Are you the type of person that enjoys being in the center of it all? A place that has energy. Excitement. Plenty to do. South Lake Tahoe is where you’ll want to go for a Thanksgiving getaway. Heavenly Mountain Resort is at your doorstep. There’s ice rinks in the Heavenly village and at Edgewood Tahoe Resort. If you’re around on Thanksgiving Day, zip over to Zephyr Cove Resort. Enjoy a lakeside dinner followed by a cruise on the waters of Lake Tahoe via the M.S. Dixie II. The south shore will make sure you get all the trimmings and then some more for leftovers.
Bass Lake – Lake Livin’
Although Bass Lake might be known for its summer lounging, Thanksgiving is also a great time to visit. You can enjoy the views of what many call “mini Lake Tahoe” but at a more relaxed pace. You may even a find a few special holiday gifts at the Holiday Bazaar & Pines Village the Friday after Thanksgiving. Fish, hike, bike, or camp in the area. Just be sure to bring layers for those cool evenings.
Markleeville – Escape To Nature
As the snow begins to accumulate in the Sierra, both Monitor & Ebbetts Passes close for the winter. The only way access to access the quaint town of Markleeville is via the North on Highway 88 & 89. This isn’t a bad thing, but rather an opportunity to get close to nature with nary a soul around. Enjoy a meal at the legendary Sorensen’s Cafe (be sure to leave room for their famous berry cobbler). Afterwards, take in the beauty of Hope Valley. If there’s enough snow, rent a pair of snowshoes or cross-country skis from Hope Valley Outdoor Outfitters. And once you’ve had your fill of the outdoors, finish it off with fine dining at the Stonefly Restaurant.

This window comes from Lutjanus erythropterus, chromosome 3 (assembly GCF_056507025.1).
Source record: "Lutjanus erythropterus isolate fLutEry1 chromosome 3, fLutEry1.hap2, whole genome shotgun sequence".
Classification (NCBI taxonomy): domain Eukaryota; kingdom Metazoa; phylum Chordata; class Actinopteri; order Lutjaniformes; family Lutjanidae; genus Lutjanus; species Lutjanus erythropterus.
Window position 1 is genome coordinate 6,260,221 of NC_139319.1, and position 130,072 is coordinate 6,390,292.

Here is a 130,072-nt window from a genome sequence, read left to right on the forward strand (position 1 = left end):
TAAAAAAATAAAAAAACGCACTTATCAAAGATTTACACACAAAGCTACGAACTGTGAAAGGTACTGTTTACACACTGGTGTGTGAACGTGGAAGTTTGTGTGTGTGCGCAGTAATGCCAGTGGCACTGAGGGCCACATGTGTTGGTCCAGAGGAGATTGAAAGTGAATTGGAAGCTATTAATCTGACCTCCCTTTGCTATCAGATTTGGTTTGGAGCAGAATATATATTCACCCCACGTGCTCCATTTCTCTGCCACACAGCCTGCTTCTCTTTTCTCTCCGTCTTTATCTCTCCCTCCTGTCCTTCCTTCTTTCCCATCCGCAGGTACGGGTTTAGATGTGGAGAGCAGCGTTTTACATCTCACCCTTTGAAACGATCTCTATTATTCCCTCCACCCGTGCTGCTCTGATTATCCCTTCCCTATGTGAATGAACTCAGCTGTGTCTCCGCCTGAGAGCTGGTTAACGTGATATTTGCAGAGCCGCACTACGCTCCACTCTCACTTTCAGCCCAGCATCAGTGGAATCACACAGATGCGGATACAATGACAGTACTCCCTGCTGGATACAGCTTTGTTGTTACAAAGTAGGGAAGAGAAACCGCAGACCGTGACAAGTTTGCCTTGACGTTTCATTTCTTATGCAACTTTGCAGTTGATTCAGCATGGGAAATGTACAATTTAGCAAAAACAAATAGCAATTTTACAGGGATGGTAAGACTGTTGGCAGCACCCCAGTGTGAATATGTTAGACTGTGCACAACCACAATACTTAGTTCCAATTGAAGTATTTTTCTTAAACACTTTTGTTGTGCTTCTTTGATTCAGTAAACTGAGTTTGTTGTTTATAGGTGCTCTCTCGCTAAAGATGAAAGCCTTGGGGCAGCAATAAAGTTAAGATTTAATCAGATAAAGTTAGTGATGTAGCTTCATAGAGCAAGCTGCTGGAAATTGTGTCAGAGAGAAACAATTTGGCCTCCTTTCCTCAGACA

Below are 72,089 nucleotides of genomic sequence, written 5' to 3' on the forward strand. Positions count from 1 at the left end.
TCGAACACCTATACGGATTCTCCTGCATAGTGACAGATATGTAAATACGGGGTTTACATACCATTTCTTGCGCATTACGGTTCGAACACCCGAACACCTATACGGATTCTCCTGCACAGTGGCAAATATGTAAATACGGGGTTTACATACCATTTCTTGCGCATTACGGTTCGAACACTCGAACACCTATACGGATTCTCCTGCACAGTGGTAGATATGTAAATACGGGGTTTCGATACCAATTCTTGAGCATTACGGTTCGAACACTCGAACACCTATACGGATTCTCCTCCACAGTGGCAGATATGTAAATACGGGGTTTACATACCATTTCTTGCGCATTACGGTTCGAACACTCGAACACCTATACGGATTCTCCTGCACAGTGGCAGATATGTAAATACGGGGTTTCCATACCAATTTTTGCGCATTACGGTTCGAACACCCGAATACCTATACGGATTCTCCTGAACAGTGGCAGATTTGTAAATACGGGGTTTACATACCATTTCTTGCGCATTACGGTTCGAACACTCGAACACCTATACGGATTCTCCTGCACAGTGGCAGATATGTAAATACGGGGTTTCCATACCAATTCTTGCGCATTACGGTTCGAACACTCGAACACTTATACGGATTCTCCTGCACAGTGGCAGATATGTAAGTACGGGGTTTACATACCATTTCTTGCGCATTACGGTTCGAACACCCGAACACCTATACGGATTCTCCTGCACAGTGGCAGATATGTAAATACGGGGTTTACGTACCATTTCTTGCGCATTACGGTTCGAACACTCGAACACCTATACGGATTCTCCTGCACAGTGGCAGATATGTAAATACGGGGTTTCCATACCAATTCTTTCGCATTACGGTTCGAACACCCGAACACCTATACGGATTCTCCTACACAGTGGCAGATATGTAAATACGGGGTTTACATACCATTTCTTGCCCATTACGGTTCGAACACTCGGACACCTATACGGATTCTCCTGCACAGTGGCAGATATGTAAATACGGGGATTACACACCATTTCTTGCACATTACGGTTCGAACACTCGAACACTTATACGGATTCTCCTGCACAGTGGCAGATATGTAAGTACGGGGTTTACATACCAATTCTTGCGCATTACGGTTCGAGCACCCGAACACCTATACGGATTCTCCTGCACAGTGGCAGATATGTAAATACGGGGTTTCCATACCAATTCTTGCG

Thanksgiving is about being thankful for what we have, and this year, we’re thankful for these 9 great getaways in the High Sierra!
Author: Alex Silgalis
Alex founded Local Freshies® in 2014 to be the #1 website providing the “local scoop” on where to eat, drink & play in mountain towns throughout North America. When he’s not writing and executing marketing strategies for small businesses & agencies, he’s in search of the deepest snow in the winter and tackiest dirt in the summer.